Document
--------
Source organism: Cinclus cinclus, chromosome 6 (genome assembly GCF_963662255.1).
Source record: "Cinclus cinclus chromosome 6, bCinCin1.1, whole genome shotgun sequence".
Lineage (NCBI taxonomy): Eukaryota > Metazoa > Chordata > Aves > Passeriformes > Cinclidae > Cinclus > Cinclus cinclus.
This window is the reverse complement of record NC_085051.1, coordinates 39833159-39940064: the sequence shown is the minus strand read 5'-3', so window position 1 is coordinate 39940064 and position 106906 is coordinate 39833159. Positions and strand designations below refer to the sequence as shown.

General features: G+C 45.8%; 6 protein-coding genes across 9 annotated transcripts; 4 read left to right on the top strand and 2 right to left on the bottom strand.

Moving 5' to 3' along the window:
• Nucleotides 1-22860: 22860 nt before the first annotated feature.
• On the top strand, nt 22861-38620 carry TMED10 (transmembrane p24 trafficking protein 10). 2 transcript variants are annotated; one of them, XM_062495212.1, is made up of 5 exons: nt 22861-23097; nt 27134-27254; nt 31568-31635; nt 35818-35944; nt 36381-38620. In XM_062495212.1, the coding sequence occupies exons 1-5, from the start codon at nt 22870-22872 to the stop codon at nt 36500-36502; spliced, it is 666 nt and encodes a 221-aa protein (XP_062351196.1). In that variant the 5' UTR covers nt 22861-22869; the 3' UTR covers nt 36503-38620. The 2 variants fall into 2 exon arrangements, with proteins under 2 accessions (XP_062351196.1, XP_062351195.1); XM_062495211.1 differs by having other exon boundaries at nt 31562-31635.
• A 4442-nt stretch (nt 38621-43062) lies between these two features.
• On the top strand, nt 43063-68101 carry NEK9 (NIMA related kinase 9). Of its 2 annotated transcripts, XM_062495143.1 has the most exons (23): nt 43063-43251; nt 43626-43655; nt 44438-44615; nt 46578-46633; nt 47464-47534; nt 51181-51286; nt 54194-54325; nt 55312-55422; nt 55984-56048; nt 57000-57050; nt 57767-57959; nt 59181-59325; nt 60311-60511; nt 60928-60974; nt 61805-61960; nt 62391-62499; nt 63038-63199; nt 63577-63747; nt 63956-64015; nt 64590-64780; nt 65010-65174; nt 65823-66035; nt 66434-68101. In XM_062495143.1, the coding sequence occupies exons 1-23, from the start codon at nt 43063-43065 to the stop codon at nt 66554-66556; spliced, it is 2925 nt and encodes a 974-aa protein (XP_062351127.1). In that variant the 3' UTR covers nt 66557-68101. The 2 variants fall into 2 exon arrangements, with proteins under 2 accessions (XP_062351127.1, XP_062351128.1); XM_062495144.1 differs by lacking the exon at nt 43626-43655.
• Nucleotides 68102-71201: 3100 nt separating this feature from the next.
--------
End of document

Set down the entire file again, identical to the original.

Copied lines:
Source organism: Cinclus cinclus, chromosome 6 (genome assembly GCF_963662255.1).
Source record: "Cinclus cinclus chromosome 6, bCinCin1.1, whole genome shotgun sequence".
Lineage (NCBI taxonomy): Eukaryota > Metazoa > Chordata > Aves > Passeriformes > Cinclidae > Cinclus > Cinclus cinclus.
This window is the reverse complement of record NC_085051.1, coordinates 39833159-39940064: the sequence shown is the minus strand read 5'-3', so window position 1 is coordinate 39940064 and position 106906 is coordinate 39833159. Positions and strand designations below refer to the sequence as shown.

General features: G+C 45.8%; 6 protein-coding genes across 9 annotated transcripts; 4 read left to right on the top strand and 2 right to left on the bottom strand.

Moving 5' to 3' along the window:
• Nucleotides 1-22860: 22860 nt before the first annotated feature.
• On the top strand, nt 22861-38620 carry TMED10 (transmembrane p24 trafficking protein 10). 2 transcript variants are annotated; one of them, XM_062495212.1, is made up of 5 exons: nt 22861-23097; nt 27134-27254; nt 31568-31635; nt 35818-35944; nt 36381-38620. In XM_062495212.1, the coding sequence occupies exons 1-5, from the start codon at nt 22870-22872 to the stop codon at nt 36500-36502; spliced, it is 666 nt and encodes a 221-aa protein (XP_062351196.1). In that variant the 5' UTR covers nt 22861-22869; the 3' UTR covers nt 36503-38620. The 2 variants fall into 2 exon arrangements, with proteins under 2 accessions (XP_062351196.1, XP_062351195.1); XM_062495211.1 differs by having other exon boundaries at nt 31562-31635.
• A 4442-nt stretch (nt 38621-43062) lies between these two features.
• On the top strand, nt 43063-68101 carry NEK9 (NIMA related kinase 9). Of its 2 annotated transcripts, XM_062495143.1 has the most exons (23): nt 43063-43251; nt 43626-43655; nt 44438-44615; nt 46578-46633; nt 47464-47534; nt 51181-51286; nt 54194-54325; nt 55312-55422; nt 55984-56048; nt 57000-57050; nt 57767-57959; nt 59181-59325; nt 60311-60511; nt 60928-60974; nt 61805-61960; nt 62391-62499; nt 63038-63199; nt 63577-63747; nt 63956-64015; nt 64590-64780; nt 65010-65174; nt 65823-66035; nt 66434-68101. In XM_062495143.1, the coding sequence occupies exons 1-23, from the start codon at nt 43063-43065 to the stop codon at nt 66554-66556; spliced, it is 2925 nt and encodes a 974-aa protein (XP_062351127.1). In that variant the 3' UTR covers nt 66557-68101. The 2 variants fall into 2 exon arrangements, with proteins under 2 accessions (XP_062351127.1, XP_062351128.1); XM_062495144.1 differs by lacking the exon at nt 43626-43655.
• Nucleotides 68102-71201: 3100 nt separating this feature from the next.